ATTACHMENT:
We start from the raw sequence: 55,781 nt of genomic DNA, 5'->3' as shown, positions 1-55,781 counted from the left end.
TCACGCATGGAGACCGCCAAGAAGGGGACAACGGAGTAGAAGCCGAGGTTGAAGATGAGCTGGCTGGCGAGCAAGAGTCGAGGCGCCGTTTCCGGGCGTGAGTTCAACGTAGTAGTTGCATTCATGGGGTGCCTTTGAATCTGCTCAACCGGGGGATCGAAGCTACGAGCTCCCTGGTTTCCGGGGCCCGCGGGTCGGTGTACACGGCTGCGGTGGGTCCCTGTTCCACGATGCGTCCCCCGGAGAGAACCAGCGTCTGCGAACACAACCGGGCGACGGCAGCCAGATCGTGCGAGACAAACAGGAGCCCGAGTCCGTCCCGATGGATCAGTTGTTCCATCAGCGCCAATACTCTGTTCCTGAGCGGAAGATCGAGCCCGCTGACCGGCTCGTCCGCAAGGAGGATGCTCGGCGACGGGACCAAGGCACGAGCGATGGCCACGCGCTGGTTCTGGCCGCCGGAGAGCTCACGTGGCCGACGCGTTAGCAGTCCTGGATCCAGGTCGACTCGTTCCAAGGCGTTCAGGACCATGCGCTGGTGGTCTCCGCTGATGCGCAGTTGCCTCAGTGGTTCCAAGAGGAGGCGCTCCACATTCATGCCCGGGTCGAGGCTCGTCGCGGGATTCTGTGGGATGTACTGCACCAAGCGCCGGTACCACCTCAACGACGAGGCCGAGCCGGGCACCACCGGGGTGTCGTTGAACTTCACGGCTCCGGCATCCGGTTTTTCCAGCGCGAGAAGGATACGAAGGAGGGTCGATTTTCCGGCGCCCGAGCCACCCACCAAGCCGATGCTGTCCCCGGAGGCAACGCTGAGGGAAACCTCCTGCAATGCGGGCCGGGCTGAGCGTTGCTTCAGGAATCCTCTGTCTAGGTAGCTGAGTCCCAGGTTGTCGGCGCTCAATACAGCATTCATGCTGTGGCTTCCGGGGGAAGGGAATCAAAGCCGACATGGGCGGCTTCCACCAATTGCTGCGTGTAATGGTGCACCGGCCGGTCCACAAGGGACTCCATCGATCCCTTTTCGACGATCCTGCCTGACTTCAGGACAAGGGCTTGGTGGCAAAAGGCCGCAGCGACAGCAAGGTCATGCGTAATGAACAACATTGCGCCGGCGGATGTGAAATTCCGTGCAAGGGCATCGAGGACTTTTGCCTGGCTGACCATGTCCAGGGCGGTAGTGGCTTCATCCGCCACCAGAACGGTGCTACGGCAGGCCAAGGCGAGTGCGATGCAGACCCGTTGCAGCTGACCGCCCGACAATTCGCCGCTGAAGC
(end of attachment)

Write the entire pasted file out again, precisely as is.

We start from the raw sequence: 55,781 nt of genomic DNA, 5'->3' as shown, positions 1-55,781 counted from the left end.
TCACGCATGGAGACCGCCAAGAAGGGGACAACGGAGTAGAAGCCGAGGTTGAAGATGAGCTGGCTGGCGAGCAAGAGTCGAGGCGCCGTTTCCGGGCGTGAGTTCAACGTAGTAGTTGCATTCATGGGGTGCCTTTGAATCTGCTCAACCGGGGGATCGAAGCTACGAGCTCCCTGGTTTCCGGGGCCCGCGGGTCGGTGTACACGGCTGCGGTGGGTCCCTGTTCCACGATGCGTCCCCCGGAGAGAACCAGCGTCTGCGAACACAACCGGGCGACGGCAGCCAGATCGTGCGAGACAAACAGGAGCCCGAGTCCGTCCCGATGGATCAGTTGTTCCATCAGCGCCAATACTCTGTTCCTGAGCGGAAGATCGAGCCCGCTGACCGGCTCGTCCGCAAGGAGGATGCTCGGCGACGGGACCAAGGCACGAGCGATGGCCACGCGCTGGTTCTGGCCGCCGGAGAGCTCACGTGGCCGACGCGTTAGCAGTCCTGGATCCAGGTCGACTCGTTCCAAGGCGTTCAGGACCATGCGCTGGTGGTCTCCGCTGATGCGCAGTTGCCTCAGTGGTTCCAAGAGGAGGCGCTCCACATTCATGCCCGGGTCGAGGCTCGTCGCGGGATTCTGTGGGATGTACTGCACCAAGCGCCGGTACCACCTCAACGACGAGGCCGAGCCGGGCACCACCGGGGTGTCGTTGAACTTCACGGCTCCGGCATCCGGTTTTTCCAGCGCGAGAAGGATACGAAGGAGGGTCGATTTTCCGGCGCCCGAGCCACCCACCAAGCCGATGCTGTCCCCGGAGGCAACGCTGAGGGAAACCTCCTGCAATGCGGGCCGGGCTGAGCGTTGCTTCAGGAATCCTCTGTCTAGGTAGCTGAGTCCCAGGTTGTCGGCGCTCAATACAGCATTCATGCTGTGGCTTCCGGGGGAAGGGAATCAAAGCCGACATGGGCGGCTTCCACCAATTGCTGCGTGTAATGGTGCACCGGCCGGTCCACAAGGGACTCCATCGATCCCTTTTCGACGATCCTGCCTGACTTCAGGACAAGGGCTTGGTGGCAAAAGGCCGCAGCGACAGCAAGGTCATGCGTAATGAACAACATTGCGCCGGCGGATGTGAAATTCCGTGCAAGGGCATCGAGGACTTTTGCCTGGCTGACCATGTCCAGGGCGGTAGTGGCTTCATCCGCCACCAGAACGGTGCTACGGCAGGCCAAGGCGAGTGCGATGCAGACCCGTTGCAGCTGACCGCCCGACAATTCGCCGCTGAAGC